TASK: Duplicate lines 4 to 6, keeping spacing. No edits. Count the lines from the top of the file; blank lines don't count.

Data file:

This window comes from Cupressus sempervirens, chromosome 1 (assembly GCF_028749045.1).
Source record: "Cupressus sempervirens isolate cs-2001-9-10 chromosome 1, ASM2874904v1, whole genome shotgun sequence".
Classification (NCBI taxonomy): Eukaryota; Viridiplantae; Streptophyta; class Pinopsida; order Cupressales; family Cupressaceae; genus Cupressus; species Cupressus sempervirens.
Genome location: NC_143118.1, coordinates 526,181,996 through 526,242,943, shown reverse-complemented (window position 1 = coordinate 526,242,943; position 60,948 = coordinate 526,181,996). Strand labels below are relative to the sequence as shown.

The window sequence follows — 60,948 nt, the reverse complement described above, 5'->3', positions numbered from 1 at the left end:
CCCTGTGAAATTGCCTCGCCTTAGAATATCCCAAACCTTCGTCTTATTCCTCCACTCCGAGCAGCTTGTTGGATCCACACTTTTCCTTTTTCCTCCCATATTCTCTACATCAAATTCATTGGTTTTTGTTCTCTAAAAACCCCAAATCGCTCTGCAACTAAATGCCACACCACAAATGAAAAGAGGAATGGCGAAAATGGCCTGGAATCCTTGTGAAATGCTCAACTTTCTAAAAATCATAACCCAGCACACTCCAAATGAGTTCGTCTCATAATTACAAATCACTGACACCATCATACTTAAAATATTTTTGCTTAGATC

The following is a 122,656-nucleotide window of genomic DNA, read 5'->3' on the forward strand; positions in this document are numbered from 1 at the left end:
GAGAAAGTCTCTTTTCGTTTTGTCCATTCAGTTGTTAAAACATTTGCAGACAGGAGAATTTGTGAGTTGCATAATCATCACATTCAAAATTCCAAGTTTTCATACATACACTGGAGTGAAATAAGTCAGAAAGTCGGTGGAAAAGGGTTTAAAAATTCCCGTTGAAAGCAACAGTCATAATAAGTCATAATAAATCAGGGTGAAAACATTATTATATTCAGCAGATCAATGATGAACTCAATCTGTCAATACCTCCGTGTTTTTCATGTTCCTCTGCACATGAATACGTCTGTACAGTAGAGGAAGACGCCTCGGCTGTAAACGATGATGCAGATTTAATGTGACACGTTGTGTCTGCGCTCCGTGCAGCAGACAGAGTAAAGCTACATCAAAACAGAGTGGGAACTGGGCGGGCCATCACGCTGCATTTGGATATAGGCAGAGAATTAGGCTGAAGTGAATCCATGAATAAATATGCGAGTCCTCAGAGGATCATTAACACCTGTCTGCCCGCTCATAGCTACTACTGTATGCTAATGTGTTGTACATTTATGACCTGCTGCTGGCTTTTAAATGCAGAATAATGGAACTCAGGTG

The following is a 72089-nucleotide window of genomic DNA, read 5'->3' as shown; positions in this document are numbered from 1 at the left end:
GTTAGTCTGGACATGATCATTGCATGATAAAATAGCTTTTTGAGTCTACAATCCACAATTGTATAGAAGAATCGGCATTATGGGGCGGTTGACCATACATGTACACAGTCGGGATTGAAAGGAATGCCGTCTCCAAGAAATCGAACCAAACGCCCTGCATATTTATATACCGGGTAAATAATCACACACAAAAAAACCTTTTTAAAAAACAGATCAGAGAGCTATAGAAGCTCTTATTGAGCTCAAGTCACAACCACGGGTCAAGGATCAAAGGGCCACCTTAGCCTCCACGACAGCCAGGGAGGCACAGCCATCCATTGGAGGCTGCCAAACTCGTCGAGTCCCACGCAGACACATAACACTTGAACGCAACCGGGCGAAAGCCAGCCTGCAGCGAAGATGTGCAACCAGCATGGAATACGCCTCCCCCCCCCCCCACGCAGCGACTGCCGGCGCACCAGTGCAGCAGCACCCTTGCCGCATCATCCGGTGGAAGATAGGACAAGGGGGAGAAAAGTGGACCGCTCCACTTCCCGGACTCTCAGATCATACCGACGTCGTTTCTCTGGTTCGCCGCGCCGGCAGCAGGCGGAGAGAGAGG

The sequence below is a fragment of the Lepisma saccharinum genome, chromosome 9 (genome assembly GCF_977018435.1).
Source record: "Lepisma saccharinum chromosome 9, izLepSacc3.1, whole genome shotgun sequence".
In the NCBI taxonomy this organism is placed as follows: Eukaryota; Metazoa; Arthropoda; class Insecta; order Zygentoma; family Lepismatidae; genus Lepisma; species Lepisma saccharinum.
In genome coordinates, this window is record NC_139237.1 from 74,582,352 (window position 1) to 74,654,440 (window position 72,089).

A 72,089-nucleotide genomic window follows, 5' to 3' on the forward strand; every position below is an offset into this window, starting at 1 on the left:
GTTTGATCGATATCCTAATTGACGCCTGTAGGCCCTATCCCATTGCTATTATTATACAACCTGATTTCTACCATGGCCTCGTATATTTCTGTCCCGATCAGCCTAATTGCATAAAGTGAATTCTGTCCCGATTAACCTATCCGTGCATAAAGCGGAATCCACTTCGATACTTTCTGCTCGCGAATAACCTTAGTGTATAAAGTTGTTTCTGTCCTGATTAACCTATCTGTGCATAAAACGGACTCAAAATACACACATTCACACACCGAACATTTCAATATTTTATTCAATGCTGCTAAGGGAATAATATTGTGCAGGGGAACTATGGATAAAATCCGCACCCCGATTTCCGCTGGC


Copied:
Genome location: NC_143118.1, coordinates 526,181,996 through 526,242,943, shown reverse-complemented (window position 1 = coordinate 526,242,943; position 60,948 = coordinate 526,181,996). Strand labels below are relative to the sequence as shown.

The window sequence follows — 60,948 nt, the reverse complement described above, 5'->3', positions numbered from 1 at the left end:
CCCTGTGAAATTGCCTCGCCTTAGAATATCCCAAACCTTCGTCTTATTCCTCCACTCCGAGCAGCTTGTTGGATCCACACTTTTCCTTTTTCCTCCCATATTCTCTACATCAAATTCATTGGTTTTTGTTCTCTAAAAACCCCAAATCGCTCTGCAACTAAATGCCACACCACAAATGAAAAGAGGAATGGCGAAAATGGCCTGGAATCCTTGTGAAATGCTCAACTTTCTAAAAATCATAACCCAGCACACTCCAAATGAGTTCGTCTCATAATTACAAATCACTGACACCATCATACTTAAAATATTTTTGCTTAGATC